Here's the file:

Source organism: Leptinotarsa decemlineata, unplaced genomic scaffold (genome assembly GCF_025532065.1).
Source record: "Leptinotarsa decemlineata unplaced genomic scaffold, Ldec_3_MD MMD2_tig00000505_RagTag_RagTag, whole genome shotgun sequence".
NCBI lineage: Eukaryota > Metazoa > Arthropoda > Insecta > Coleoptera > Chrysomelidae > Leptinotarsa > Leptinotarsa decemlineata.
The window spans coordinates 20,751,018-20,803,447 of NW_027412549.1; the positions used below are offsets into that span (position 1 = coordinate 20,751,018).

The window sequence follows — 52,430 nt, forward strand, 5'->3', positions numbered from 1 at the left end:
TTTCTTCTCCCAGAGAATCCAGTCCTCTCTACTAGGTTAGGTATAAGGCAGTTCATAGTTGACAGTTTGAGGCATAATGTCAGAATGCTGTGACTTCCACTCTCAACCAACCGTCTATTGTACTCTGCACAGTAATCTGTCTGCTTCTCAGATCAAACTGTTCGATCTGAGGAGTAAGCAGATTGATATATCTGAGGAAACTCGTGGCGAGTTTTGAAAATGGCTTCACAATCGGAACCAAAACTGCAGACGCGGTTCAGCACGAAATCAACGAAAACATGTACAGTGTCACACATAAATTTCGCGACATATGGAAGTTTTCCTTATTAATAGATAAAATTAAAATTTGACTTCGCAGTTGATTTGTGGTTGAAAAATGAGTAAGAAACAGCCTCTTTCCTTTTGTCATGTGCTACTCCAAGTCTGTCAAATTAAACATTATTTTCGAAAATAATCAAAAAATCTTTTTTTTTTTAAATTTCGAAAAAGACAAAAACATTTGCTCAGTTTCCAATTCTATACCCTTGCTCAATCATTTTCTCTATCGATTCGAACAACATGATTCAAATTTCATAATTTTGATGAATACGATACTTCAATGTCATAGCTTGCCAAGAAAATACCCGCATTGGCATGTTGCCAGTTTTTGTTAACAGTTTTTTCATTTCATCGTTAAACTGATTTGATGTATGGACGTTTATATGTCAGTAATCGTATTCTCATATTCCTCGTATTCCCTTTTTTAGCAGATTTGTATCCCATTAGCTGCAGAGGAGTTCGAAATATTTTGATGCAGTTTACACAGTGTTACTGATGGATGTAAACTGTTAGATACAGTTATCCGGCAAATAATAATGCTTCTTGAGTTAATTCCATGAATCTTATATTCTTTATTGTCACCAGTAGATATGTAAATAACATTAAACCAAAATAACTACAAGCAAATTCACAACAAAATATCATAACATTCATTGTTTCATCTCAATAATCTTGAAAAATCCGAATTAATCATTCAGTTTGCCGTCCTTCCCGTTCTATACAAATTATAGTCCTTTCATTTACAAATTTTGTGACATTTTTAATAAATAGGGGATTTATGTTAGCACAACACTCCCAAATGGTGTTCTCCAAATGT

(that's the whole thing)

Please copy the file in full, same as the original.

Source organism: Leptinotarsa decemlineata, unplaced genomic scaffold (genome assembly GCF_025532065.1).
Source record: "Leptinotarsa decemlineata unplaced genomic scaffold, Ldec_3_MD MMD2_tig00000505_RagTag_RagTag, whole genome shotgun sequence".
NCBI lineage: Eukaryota > Metazoa > Arthropoda > Insecta > Coleoptera > Chrysomelidae > Leptinotarsa > Leptinotarsa decemlineata.
The window spans coordinates 20,751,018-20,803,447 of NW_027412549.1; the positions used below are offsets into that span (position 1 = coordinate 20,751,018).

The window sequence follows — 52,430 nt, forward strand, 5'->3', positions numbered from 1 at the left end:
TTTCTTCTCCCAGAGAATCCAGTCCTCTCTACTAGGTTAGGTATAAGGCAGTTCATAGTTGACAGTTTGAGGCATAATGTCAGAATGCTGTGACTTCCACTCTCAACCAACCGTCTATTGTACTCTGCACAGTAATCTGTCTGCTTCTCAGATCAAACTGTTCGATCTGAGGAGTAAGCAGATTGATATATCTGAGGAAACTCGTGGCGAGTTTTGAAAATGGCTTCACAATCGGAACCAAAACTGCAGACGCGGTTCAGCACGAAATCAACGAAAACATGTACAGTGTCACACATAAATTTCGCGACATATGGAAGTTTTCCTTATTAATAGATAAAATTAAAATTTGACTTCGCAGTTGATTTGTGGTTGAAAAATGAGTAAGAAACAGCCTCTTTCCTTTTGTCATGTGCTACTCCAAGTCTGTCAAATTAAACATTATTTTCGAAAATAATCAAAAAATCTTTTTTTTTTTAAATTTCGAAAAAGACAAAAACATTTGCTCAGTTTCCAATTCTATACCCTTGCTCAATCATTTTCTCTATCGATTCGAACAACATGATTCAAATTTCATAATTTTGATGAATACGATACTTCAATGTCATAGCTTGCCAAGAAAATACCCGCATTGGCATGTTGCCAGTTTTTGTTAACAGTTTTTTCATTTCATCGTTAAACTGATTTGATGTATGGACGTTTATATGTCAGTAATCGTATTCTCATATTCCTCGTATTCCCTTTTTTAGCAGATTTGTATCCCATTAGCTGCAGAGGAGTTCGAAATATTTTGATGCAGTTTACACAGTGTTACTGATGGATGTAAACTGTTAGATACAGTTATCCGGCAAATAATAATGCTTCTTGAGTTAATTCCATGAATCTTATATTCTTTATTGTCACCAGTAGATATGTAAATAACATTAAACCAAAATAACTACAAGCAAATTCACAACAAAATATCATAACATTCATTGTTTCATCTCAATAATCTTGAAAAATCCGAATTAATCATTCAGTTTGCCGTCCTTCCCGTTCTATACAAATTATAGTCCTTTCATTTACAAATTTTGTGACATTTTTAATAAATAGGGGATTTATGTTAGCACAACACTCCCAAATGGTGTTCTCCAAATGT